Trans-Texas Corridor Resurrected by TXDOT: Eminent Domain Abuse and Monopolies in the Offing

By Terri Hall l July 12, 2012

                                              State Highway 130  

On July 11, TURF warned the Texas House Joint Committee of Government Efficiency and Reform and State Affairs that the controversial public-private partnerships (P3s) that sell-off Texans’ public infrastructure to private corporations represents eminent domain abuse and grants state-sanctioned monopolies. While the Committee focused primarily on privatizing government services, Reason Foundation promoted P3s for everything, including public infrastructure.

TURF opposed the legislation that gave the state this authority, SB 1048, and cautioned against the use of P3s that have long-term detrimental effects on property rights and state sovereignty in return for apparent short-term gain – some quick cash for the state.

When it comes to infrastructure projects like roads and public buildings, it involves eminent domain that forcibly condemns private property in the name of a ‘public use.’ With P3s, that land, including any amount of adjacent property a developer claims it needs to re-coup its investment, is handed to a private developer for private gain.

So in the case of the City of Bee Cave, Texas, the developer built its city hall building, but gained hundreds of acres of adjacent private property under the guise of a ‘public use’ that they turned into a massive shopping mall for private profits. That’s a deplorable abuse of private property rights.

Trans Texas Corridor resurrected?

P3s fell into disfavor almost immediately in Texas when it became known that they were the financing mechanism behind the planned development of the Trans-Texas Corridor. Texans had a visceral reaction to having their land taken in the name of a ‘public use,’ a road, and having it handed over to a private, even foreign, corporation for private profits.

TURF notified the Committee that the Texas Department of Transportation (TxDOT) just released a Request for Information (RFI) on the SH 130 tollway, the only stretch of the Trans-Texas Corridor, TTC-35, to ever be built, seeking information from potential developers to build ‘ancillary facilities’ along SH 130 that could include gas stations, restaurants, hotels, and rest area development within the highway’s right of way.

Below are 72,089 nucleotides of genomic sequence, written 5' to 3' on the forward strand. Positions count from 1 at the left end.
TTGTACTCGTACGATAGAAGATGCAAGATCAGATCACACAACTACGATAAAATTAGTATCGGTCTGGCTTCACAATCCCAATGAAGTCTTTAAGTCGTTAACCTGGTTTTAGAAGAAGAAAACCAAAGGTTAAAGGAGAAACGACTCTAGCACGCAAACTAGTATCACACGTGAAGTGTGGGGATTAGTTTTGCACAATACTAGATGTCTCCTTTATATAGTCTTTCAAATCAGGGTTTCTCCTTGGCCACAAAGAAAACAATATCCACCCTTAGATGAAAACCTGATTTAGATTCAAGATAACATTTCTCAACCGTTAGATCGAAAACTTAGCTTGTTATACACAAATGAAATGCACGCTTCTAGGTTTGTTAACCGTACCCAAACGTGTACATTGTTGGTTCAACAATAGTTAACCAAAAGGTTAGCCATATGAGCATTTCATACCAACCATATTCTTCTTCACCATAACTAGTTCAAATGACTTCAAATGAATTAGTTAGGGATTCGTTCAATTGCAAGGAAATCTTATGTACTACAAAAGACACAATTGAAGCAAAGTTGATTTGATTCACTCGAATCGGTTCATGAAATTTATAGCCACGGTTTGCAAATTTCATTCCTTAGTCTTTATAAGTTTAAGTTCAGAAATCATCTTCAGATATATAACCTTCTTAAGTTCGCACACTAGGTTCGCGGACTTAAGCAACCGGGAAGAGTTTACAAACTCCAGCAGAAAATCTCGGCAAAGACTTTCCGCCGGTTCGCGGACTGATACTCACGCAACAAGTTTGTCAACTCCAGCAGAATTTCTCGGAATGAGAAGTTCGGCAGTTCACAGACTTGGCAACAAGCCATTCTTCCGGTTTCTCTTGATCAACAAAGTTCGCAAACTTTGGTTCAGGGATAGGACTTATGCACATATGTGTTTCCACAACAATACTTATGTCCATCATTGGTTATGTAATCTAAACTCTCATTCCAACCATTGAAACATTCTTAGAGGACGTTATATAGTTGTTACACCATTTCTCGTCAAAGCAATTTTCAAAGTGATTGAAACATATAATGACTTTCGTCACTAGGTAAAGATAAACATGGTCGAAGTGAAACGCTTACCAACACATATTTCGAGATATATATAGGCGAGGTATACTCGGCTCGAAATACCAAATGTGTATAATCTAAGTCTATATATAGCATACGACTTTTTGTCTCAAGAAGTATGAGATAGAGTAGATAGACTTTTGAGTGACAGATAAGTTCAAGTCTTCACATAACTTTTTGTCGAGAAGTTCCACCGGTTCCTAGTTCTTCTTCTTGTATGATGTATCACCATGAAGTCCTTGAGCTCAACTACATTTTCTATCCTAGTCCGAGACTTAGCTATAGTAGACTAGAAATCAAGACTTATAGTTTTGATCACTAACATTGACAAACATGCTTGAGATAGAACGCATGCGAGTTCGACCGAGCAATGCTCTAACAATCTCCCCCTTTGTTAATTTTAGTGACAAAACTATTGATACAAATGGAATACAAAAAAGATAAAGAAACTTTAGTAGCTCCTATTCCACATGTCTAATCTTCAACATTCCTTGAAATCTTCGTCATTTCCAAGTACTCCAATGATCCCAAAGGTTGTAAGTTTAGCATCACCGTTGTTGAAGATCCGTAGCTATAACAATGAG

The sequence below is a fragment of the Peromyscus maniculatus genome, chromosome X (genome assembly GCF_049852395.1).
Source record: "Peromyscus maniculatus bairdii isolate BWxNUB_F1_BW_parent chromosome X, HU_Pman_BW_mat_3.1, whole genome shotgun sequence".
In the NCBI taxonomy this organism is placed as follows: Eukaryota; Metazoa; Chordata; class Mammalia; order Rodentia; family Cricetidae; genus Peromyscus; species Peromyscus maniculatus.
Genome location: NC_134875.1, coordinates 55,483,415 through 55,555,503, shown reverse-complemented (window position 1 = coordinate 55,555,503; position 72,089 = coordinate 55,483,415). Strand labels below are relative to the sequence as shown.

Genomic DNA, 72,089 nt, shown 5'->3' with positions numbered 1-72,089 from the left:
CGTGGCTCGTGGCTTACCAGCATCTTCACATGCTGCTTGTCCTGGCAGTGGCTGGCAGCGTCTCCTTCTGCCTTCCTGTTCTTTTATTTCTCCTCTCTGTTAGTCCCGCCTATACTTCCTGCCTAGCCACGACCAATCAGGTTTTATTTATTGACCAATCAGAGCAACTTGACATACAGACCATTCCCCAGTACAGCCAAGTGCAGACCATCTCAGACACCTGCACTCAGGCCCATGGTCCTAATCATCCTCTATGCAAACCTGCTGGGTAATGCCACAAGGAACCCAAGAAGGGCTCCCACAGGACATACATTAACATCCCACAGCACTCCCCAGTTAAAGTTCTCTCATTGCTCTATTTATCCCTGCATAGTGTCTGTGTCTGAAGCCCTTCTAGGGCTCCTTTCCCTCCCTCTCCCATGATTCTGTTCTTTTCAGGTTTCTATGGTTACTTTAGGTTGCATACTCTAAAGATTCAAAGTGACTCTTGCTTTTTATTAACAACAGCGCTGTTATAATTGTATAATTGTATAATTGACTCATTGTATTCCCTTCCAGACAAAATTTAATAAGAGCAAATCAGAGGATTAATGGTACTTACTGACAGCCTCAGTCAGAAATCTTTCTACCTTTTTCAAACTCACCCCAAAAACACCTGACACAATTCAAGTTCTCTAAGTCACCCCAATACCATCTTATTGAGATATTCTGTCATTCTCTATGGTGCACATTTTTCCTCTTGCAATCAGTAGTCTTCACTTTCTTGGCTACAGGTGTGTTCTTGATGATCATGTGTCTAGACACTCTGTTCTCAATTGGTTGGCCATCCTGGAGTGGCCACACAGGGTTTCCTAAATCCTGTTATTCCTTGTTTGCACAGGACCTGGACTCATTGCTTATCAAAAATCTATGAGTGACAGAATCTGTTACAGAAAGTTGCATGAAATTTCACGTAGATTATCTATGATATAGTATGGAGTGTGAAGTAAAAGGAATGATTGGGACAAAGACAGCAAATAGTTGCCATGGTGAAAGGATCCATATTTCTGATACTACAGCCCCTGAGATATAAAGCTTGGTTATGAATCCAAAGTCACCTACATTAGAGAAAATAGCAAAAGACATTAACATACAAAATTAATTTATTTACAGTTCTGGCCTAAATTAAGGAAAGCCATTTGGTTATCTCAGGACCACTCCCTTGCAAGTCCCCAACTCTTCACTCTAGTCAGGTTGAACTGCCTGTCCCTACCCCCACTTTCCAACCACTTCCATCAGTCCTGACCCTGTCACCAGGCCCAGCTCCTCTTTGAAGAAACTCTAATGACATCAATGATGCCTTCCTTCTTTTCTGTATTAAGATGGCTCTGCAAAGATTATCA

In turn, TTC-35 is a major route of the NAFTA Superhighway Trade Corridor and Toll Road System spanning the state – one of four trade corridors branching out of Laredo, Texas from Mexico connected to its western ports for expanded trade with China.

It’s apparent TxDOT is getting into the land development business as part of its larger scheme to build more of the NAFTA Superhighway. This concept is identical to the Trans-Texas Corridor that the 82nd Legislature repealed from statute last year. So where does TxDOT get the authority to lease the public’s right of way? Section 228.053 of the Texas Transportation Code that reads the Department may “contract with a person for the use of part of a toll project or system or lease part of a toll project or system for a gas station, garage, store, hotel, restaurant, railroad tracks, utilities, and telecommunications facilities and equipment and set the terms for the use or lease.” Consider this to be on the chopping block when the 83rd legislature convenes in 2013.

Crony Capitalism at its worst!

This is an horrific abuse of the public trust and outright legalized theft, all in the name of global trade.  This abuse of eminent domain creates a monopolistic cash cow for a single developer along with the State of Texas. Why shouldn’t the original landowners be afforded the opportunity to develop that land instead of the State? How can other facilities (gas stations, etc.) off the toll road remain financially viable when there is a monopoly controlled by the state and a single developer actually located on the tollway itself?

When it costs patrons money to get on and off the tollway in order to access the facilities located off of the tollway, they don’t stand a chance at ‘free market’ competition when the state will have granted a single developer a monopoly inside the tollway. The state has no business selling gas or being in the restaurant business.

TURF predicted that the naturally occurring economic development alongside our interstate freeways will disappear if the state gets away with picking the winners and losers and monopolizes all the economic development by containing it within public rights-of-way, rather than among private landowners. This also impacts local governments which will lose their potential commercial tax base alongside our highways.

In its RFI, TxDOT is specifically asking about funding sources and possible revenue sharing ideas. So, the state wants to get in on the profiteering as well. The Texas taxpayer may also be on the hook for some of the cost to develop the facilities (and hence potential losses), since TxDOT wants the chance at revenue sharing, no doubt to leverage its funding capability for further construction.

TURF believes such takings for private gain sparked the national defiance to the U.S. Supreme Court’s Kelo decision all across the country. Texans deserve to be protected from such eminent domain abuse, not to have their state government launch headlong into private economic development nor a P3 infrastructure program.

This is a train wreck waiting to happen, and Texans will awaken to the re-imposition of the larger NAFTA scheme and do what it takes to put a stop to it.

Terri Hall is the founder of Texans Uniting for Reform and Freedom (TURF), which defends against eminent domain abuse and promotes non-toll transportation solutions. She’s a home school mother of eight turned citizen activist. Ms. Hall is also a contributor to

SFPPR News & Analysis.